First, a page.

TJM: So I know Edmonton and it's nice for this to be the fourth show because now we've seen the show. I prepare a little differently in the sense that I'm watching Rhys, thinking, 'All right, what is my act exactly?' If he's doing anything that I think, 'Well, if I pull from this area of my arsenal, then it'll offer people something different.' That's what you get when you have three headliners on the same bill; you get guys that have enough material in their arsenal or their artillery or whatever war-like... bullets, bullets, bullets! You'll see. But all us have enough in our repertoire that we can go, 'He's doing this stuff on marijuana so I'm not going to do any drugs stuff. Or I'll do only nitrous oxide stuff.' Or it's like, 'Okay, he's doing a mime bit where he goes through doors that are smaller and smaller; I'll do my thing where I spill beer all over myself and do a silent scene between two people.' So it becomes a very dynamic show and it already was from the get-go. But by the time we're in Vancouver, we'll really have gelled. We don't rehearse the show because we're individual comedians, but what's interesting is the latter half of the tour ends up being the more kind of gelled, prepared, polished, finished show. But that doesn't mean that in Ottawa it wasn't fun to kind of have it be rough around the edges, very improvisational, all those things. That's a cool thing, too, is that Rhys is presentational in a lot of ways and it's very dynamic, Vatterott is like a mainstream absurdist that will dip into the crowd, and then a good portion of my act is about the city and something that happened to me that day and who's in the audience and give me tips about what you like about your city, and then it suddenly becomes this riffed set where what material I choose is informed by the audience.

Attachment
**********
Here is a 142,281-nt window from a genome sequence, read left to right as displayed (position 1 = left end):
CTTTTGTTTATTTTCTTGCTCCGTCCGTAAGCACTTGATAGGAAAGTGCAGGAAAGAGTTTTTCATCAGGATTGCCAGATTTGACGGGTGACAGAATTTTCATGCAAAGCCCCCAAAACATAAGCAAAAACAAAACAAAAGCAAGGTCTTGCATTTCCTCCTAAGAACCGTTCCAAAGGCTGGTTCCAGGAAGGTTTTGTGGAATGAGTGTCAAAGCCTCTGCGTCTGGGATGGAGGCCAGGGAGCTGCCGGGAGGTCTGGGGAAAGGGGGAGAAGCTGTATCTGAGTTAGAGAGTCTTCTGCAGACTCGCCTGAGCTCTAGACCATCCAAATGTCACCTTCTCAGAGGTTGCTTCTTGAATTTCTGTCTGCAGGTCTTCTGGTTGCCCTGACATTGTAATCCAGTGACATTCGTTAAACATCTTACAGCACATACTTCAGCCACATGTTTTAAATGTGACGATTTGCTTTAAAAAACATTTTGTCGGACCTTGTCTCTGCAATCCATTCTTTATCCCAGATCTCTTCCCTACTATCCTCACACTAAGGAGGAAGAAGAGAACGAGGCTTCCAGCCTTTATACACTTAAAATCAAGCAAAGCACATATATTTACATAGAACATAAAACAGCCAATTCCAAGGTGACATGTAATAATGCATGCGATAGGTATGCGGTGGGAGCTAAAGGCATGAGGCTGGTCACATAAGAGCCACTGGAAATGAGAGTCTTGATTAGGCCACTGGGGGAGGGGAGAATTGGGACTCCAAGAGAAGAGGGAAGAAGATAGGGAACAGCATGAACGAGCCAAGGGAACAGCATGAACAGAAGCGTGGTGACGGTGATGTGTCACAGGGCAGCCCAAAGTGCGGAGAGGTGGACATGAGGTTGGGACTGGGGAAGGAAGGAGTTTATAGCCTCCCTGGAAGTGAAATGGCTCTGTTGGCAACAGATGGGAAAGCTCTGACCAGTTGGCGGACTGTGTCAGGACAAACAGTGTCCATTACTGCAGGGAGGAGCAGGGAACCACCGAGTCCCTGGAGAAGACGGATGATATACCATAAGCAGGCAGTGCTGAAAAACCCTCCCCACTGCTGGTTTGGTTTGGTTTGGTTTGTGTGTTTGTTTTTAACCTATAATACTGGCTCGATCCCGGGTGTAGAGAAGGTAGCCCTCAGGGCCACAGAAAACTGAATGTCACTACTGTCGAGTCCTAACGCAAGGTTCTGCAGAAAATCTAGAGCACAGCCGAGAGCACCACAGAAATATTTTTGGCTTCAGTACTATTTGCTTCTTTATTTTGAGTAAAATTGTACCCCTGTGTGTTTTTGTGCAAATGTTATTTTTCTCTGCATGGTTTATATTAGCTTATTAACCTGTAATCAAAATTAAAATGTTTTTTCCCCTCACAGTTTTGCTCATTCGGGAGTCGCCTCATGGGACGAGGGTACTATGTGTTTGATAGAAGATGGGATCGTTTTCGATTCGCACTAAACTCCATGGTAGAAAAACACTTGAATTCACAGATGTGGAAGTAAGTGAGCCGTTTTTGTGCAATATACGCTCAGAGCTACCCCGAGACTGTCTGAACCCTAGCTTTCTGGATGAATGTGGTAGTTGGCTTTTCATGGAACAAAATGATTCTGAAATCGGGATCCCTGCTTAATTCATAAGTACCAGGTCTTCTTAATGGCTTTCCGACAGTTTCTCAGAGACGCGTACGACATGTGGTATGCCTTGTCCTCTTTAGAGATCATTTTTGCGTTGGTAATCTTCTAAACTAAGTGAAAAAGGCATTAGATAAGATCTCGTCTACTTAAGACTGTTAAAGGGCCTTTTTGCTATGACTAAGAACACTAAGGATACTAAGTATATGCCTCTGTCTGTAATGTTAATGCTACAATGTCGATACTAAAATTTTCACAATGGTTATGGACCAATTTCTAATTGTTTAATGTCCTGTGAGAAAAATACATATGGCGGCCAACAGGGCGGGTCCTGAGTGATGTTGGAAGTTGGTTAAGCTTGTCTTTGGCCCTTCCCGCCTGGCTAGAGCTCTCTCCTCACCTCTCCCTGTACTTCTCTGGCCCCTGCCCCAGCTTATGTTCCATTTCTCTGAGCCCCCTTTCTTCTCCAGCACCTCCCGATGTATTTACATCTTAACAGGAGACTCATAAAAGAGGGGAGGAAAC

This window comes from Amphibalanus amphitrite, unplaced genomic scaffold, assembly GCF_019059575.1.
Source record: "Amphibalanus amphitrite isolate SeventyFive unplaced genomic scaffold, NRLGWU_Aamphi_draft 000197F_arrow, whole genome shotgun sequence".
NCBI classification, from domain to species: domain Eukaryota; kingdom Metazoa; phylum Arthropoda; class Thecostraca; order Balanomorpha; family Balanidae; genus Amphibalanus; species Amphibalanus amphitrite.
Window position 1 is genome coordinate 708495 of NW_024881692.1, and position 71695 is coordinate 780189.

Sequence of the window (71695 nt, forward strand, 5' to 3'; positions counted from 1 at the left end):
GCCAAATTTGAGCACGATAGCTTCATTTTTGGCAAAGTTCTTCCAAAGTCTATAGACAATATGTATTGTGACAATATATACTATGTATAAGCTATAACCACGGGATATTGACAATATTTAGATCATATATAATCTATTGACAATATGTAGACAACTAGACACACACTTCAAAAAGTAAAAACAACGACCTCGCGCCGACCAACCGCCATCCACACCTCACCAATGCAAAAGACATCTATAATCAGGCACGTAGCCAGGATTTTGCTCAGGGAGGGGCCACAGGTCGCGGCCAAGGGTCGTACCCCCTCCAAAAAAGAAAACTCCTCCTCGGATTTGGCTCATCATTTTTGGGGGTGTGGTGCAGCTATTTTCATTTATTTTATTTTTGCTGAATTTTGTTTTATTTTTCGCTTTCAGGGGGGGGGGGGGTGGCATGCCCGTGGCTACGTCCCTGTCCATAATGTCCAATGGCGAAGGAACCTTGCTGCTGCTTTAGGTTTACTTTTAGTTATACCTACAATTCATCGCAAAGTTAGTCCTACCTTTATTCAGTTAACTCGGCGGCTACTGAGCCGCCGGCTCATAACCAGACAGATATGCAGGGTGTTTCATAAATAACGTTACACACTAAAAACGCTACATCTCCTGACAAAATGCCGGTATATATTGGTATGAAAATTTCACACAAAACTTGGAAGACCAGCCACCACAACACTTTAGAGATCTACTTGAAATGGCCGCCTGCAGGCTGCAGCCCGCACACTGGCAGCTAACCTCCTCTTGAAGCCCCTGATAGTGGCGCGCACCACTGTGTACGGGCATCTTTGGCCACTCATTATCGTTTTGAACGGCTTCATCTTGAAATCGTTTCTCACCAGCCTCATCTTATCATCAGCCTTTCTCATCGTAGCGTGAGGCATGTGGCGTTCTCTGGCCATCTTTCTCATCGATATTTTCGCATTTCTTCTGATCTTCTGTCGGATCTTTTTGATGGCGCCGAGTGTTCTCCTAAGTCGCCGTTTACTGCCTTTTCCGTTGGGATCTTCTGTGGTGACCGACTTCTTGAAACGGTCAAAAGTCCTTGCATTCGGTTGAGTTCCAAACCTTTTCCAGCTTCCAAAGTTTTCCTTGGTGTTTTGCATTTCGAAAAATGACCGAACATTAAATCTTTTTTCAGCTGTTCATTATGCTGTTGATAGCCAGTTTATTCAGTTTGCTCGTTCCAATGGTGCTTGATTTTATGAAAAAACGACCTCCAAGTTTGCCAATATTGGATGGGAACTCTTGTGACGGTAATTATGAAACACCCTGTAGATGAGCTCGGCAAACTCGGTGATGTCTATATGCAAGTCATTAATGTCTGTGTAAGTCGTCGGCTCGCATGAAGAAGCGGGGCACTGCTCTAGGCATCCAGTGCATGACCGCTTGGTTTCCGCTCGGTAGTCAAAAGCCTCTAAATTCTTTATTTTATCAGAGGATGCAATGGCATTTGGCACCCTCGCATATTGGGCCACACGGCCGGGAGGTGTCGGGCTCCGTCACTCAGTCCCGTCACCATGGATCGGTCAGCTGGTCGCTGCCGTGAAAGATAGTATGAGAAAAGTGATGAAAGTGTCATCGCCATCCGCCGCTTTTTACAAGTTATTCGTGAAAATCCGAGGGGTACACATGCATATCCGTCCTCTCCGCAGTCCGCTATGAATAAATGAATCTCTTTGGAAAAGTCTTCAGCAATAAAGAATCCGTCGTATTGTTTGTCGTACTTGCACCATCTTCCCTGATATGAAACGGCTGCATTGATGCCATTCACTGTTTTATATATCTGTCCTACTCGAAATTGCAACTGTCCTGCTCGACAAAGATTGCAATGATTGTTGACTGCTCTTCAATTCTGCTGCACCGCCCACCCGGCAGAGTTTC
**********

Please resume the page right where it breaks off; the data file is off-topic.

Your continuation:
GM: You guys are all pros. As you say, you have a large reservoir of material. When I see the Alternative Comedy Tour name, I was wondering if it's an alternative tour or alternative comedy. But I think you've answered. It's alternative comedy.
TJM: First of all, I love that question. Second of all, it kind of is alternative to a tour.
GM: Because JFL does a regular tour every year. Now this is an extra one so it's an alternative tour.
TJM: Yeah, it might be this. It might be, if you don't want to see the mainstream tour, check out the alternative tour. But this also feels like it's different. It doesn't really feel like a tour. If you're on a tour, it's in a bus and it's 30 cities in 35 days. This kind of feels like I get to come along and perform with Vatterott and Darby. That's what our sitcom will be called.
GM: How long do you do each?
TJM: Nick does about 15 or 20 minutes, then Rhys and I do sort of comparable amounts of time. He really is a formidable force in the comedy world internationally. He's something to behold. That's my favourite part of the show is watching those two guys.
GM: Of course, you don't understand anything he says because of his crazy accent.
TJM: Certainly. And also Rhys Darby is from New Zealand!
GM: What does alternative comedy mean to you? I know when it started out, it was more an alternative to comedy club venues. But you're saying you guys are slightly absurdist and presentational.